Shell-Shock – Bash Code Injection Vulnerability via Specially Crafted Environment Variables (CVE-2014-6271, CVE-2014-7169)

UPDATED : Video version of this blog…..found here… http://youtu.be/RDcIIyYK044

So this Shell-Shock stuff is hitting the press quite a bit!

Fncy finding out really quickly if your Red Hat Enterprise Linux 6.5 systems are patched correctly? Even if they are turned off right now? Wow that is clever not even the virtual infrastructure players can do that…I know…its cool. Here it is..

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Placement Profile – Best Fit Cluster using Tags

CloudFORMS has workflows for many different tasks including approval, quotas and placement to name just a few. This blog entry is going to add to the placement category of workflows. A previous post of mine showed how you could place new workloads NOT_NEAR “Workload Placement by Type (Not Near That)” other workloads which I still think is really cool. This placement workflow is quite simple, it matches template tags against cluster tags. Example;

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CloudFORMS CFME on KVM

If you so happen to have the VMware OVF version of CloudFORMs CFME, and you want to convert to run on KVM, this is how.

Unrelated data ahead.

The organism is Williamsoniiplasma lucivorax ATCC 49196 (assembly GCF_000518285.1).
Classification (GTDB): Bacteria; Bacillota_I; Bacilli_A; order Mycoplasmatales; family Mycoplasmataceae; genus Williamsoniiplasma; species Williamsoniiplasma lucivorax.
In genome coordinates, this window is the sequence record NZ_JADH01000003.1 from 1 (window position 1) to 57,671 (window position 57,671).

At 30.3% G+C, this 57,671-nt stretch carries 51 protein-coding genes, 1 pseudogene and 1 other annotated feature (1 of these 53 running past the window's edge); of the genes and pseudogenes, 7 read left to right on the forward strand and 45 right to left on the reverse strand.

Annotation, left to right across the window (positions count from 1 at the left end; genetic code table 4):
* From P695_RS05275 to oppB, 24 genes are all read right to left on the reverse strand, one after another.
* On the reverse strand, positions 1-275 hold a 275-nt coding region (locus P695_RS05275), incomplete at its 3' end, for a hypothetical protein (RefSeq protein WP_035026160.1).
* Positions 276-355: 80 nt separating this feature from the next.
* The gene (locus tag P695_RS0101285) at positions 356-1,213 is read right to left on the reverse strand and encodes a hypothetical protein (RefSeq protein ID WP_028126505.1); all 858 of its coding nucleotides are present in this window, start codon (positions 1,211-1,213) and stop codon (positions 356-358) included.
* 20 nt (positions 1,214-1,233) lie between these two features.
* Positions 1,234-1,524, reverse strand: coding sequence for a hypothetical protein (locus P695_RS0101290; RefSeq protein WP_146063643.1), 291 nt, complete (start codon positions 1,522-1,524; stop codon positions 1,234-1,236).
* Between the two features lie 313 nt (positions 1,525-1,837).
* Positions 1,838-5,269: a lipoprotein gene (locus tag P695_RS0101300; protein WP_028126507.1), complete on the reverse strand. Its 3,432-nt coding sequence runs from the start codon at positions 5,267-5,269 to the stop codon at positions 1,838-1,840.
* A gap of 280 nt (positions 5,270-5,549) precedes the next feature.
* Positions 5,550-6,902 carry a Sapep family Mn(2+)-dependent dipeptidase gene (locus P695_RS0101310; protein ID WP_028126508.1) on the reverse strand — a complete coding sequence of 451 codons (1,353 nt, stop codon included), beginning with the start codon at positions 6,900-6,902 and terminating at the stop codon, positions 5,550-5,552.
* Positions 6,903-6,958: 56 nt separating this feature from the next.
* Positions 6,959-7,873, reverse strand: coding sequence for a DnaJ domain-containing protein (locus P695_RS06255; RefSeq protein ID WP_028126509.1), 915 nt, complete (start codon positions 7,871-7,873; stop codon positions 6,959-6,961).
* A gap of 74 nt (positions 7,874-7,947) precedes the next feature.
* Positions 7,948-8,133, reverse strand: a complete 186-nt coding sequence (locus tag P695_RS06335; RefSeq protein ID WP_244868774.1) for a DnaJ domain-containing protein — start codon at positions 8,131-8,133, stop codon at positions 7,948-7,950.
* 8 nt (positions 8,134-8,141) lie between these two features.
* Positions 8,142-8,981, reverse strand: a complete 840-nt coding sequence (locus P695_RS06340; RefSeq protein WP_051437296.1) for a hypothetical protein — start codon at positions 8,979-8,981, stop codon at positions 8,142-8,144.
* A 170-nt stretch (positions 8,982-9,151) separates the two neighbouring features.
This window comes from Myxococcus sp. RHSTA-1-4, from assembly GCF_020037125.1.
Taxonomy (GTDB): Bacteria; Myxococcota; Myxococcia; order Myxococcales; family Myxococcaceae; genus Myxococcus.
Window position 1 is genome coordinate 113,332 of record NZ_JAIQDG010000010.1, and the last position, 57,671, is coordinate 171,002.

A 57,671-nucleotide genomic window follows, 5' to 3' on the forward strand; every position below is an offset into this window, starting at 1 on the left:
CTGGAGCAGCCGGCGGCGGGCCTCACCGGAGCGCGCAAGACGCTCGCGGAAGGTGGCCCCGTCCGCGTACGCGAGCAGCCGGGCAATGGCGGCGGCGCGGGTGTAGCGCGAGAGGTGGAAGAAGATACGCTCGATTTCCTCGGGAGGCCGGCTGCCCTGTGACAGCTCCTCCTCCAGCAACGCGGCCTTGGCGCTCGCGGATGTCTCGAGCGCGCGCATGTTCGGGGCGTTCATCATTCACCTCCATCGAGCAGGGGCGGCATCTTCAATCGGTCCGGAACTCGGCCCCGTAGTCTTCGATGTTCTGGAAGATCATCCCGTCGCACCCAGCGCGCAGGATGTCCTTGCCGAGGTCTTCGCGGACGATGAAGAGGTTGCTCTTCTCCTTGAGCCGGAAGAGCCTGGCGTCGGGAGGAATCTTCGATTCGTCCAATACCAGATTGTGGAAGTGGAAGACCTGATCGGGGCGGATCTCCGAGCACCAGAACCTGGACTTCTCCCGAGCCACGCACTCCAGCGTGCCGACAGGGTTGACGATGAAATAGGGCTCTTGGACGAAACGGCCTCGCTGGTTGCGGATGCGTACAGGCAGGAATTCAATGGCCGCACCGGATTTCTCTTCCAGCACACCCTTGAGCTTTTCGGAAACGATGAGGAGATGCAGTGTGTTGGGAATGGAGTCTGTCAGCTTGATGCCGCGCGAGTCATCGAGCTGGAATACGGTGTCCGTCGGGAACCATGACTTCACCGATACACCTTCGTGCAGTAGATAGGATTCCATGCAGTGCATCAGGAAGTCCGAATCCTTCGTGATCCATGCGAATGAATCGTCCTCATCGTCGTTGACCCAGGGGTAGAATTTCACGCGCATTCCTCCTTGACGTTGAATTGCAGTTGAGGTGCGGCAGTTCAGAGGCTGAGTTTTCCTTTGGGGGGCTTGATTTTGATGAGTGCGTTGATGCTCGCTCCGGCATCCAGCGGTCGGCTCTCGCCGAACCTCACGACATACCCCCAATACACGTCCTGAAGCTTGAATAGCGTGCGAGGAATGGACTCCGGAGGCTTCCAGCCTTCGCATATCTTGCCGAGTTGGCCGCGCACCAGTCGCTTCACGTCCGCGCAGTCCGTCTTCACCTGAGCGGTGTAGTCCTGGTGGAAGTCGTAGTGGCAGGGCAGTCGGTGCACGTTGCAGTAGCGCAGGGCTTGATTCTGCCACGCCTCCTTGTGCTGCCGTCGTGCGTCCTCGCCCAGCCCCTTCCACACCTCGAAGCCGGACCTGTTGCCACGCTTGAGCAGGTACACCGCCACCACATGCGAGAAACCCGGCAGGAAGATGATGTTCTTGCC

1. If the OVF is zipped, Unzip the appliance image:

$ unzip evm-v5.1.0.4-r.zip

2. Convert each of the 5 disks from VMDK format to RAW:
$ for i in `seq 1 5`; do qemu-img convert -p evm-v5.1.0.4-r/ovf-disk$i.vmdk disk$i.img; done

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Clone from Template (RHEV)

Enable CloudFORMS to clone a template, and retaining the disk layout. So CloudFORMS currently deploys new virtual machines in RHEV either by PXE or ISO. It does this by cloning a BLANK template and attaching new disks, where a PXE or ISO process will install an operating system. Those from the VMware world and those in Windows land will want to deploy directly from a template a clone, without having to install an operating system, because the template already has it installed in its disk. Reasonable request…. this is how…

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Cobbler Provisioning via CloudFORMS 2.0

Hooking Cobbler and CloudFORMS 2.0 together is actually quite simple. Lets first understand the use case.

We want to deploy virtual machines using PXE boot from Cobbler.

Cobbler stores each vm’s boot information as a “System Record”, there is a nice API that you can launch that will create these system records, you just need to pass the right parameters. The data required to drive Cobbler to create a system record are;

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